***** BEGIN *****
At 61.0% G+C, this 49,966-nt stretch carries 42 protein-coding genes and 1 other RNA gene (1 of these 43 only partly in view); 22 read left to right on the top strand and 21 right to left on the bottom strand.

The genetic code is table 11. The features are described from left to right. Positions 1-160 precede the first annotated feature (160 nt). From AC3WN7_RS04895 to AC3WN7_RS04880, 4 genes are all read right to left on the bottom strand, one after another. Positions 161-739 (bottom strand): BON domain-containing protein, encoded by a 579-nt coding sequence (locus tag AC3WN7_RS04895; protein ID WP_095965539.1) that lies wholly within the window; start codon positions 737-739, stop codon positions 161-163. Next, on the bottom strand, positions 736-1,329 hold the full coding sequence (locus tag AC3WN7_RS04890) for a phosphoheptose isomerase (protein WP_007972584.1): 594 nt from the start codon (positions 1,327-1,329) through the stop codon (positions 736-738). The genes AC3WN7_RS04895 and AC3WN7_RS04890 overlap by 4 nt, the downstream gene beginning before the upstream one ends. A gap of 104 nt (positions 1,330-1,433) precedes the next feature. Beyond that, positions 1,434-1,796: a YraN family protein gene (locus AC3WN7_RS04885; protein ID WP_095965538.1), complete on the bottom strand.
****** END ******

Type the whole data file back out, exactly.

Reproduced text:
At 61.0% G+C, this 49,966-nt stretch carries 42 protein-coding genes and 1 other RNA gene (1 of these 43 only partly in view); 22 read left to right on the top strand and 21 right to left on the bottom strand.

The genetic code is table 11. The features are described from left to right. Positions 1-160 precede the first annotated feature (160 nt). From AC3WN7_RS04895 to AC3WN7_RS04880, 4 genes are all read right to left on the bottom strand, one after another. Positions 161-739 (bottom strand): BON domain-containing protein, encoded by a 579-nt coding sequence (locus tag AC3WN7_RS04895; protein ID WP_095965539.1) that lies wholly within the window; start codon positions 737-739, stop codon positions 161-163. Next, on the bottom strand, positions 736-1,329 hold the full coding sequence (locus tag AC3WN7_RS04890) for a phosphoheptose isomerase (protein WP_007972584.1): 594 nt from the start codon (positions 1,327-1,329) through the stop codon (positions 736-738). The genes AC3WN7_RS04895 and AC3WN7_RS04890 overlap by 4 nt, the downstream gene beginning before the upstream one ends. A gap of 104 nt (positions 1,330-1,433) precedes the next feature. Beyond that, positions 1,434-1,796: a YraN family protein gene (locus AC3WN7_RS04885; protein ID WP_095965538.1), complete on the bottom strand.